Abstract

Borders matter. Even in today's post-Cold War world of growing democracy, interdependence, and globalization, borders still serve a wide variety of functions across the areas of security, economics, politics, and social interactions. Despite contemporary challenges to sovereignty, borders still delineate areas of legal competence. Borders encompass the territoriality necessary to the concept of the "state." They provide a key element in the structure of the global system—mapping the number and arrangement of the territorial units upon which all humans live. Thus, borders are central to a spatial approach to international politics, by setting out the location and arrangement of states, and their distances from one another. Borders both facilitate and constrain human interaction in conflict and trade, in war and in peace.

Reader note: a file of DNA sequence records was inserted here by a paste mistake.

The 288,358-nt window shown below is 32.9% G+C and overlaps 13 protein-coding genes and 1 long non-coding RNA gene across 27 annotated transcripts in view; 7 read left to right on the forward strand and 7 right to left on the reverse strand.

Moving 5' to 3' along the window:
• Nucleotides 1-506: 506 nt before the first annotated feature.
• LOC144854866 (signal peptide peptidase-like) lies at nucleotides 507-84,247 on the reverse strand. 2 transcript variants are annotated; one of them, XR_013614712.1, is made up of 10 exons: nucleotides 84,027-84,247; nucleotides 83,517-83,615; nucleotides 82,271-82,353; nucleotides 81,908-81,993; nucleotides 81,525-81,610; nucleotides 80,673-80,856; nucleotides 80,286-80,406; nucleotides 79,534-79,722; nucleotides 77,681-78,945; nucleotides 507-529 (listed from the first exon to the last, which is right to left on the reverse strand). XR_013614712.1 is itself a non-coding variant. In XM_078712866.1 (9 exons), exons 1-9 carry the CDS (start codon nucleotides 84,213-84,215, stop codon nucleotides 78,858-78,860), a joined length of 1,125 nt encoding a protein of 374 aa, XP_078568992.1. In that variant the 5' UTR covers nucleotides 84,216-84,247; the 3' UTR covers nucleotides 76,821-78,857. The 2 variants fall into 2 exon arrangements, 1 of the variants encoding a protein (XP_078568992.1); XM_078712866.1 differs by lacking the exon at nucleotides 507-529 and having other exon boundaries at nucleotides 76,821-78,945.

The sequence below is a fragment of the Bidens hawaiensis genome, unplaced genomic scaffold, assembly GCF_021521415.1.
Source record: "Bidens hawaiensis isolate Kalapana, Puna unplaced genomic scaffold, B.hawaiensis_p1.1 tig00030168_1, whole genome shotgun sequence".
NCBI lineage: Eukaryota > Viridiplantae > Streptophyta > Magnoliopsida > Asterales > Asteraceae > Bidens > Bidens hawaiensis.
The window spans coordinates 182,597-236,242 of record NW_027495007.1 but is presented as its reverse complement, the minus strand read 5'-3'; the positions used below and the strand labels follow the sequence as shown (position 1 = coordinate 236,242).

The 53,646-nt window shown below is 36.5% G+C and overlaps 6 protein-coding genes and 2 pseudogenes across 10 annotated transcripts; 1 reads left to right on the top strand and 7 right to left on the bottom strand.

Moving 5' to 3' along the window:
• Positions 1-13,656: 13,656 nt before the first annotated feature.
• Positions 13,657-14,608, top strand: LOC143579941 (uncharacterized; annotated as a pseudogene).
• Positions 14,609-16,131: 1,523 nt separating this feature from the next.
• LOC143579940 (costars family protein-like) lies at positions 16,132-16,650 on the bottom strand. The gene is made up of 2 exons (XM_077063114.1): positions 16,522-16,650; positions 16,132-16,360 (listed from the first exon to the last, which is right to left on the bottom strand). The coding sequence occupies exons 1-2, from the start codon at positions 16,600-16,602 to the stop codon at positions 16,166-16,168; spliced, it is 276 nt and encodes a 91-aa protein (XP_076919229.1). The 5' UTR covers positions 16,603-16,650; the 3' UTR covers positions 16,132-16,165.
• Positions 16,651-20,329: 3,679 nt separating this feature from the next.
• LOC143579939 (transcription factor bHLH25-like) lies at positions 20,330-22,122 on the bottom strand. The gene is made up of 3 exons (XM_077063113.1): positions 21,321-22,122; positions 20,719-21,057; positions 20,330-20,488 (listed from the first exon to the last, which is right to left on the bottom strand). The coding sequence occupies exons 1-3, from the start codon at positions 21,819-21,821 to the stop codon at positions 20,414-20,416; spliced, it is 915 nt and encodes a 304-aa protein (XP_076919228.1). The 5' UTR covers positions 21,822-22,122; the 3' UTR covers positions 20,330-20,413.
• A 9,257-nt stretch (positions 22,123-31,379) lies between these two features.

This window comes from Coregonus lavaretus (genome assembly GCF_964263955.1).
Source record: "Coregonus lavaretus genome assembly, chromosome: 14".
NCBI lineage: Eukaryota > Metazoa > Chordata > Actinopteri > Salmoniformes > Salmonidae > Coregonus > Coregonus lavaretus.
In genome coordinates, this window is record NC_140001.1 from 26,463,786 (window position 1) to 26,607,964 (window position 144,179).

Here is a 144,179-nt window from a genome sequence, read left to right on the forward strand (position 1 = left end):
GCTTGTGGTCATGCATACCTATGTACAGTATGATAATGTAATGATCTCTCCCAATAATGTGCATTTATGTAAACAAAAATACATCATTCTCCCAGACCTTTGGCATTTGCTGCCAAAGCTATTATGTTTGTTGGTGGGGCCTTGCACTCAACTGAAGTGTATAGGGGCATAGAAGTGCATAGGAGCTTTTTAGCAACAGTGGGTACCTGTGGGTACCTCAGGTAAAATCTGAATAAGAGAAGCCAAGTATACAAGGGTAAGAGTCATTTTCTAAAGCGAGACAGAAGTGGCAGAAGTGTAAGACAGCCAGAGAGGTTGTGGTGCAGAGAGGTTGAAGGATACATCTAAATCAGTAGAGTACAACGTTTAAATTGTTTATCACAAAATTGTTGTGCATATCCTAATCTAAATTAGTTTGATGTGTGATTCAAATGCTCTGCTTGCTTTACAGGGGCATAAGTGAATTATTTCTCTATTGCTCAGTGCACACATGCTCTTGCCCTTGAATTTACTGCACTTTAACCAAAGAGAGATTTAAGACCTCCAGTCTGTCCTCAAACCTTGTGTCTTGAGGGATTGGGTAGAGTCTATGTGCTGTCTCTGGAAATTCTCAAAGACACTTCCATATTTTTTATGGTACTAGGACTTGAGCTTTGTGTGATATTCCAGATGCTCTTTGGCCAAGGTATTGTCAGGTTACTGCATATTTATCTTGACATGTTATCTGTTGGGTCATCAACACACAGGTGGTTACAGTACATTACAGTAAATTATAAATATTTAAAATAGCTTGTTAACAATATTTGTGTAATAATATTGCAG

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Additional Information

ISSN
1945-4724
Print ISSN
1945-4716
Pages
pp. 3-10
Launched on MUSE
2006-05-11
Open Access
No
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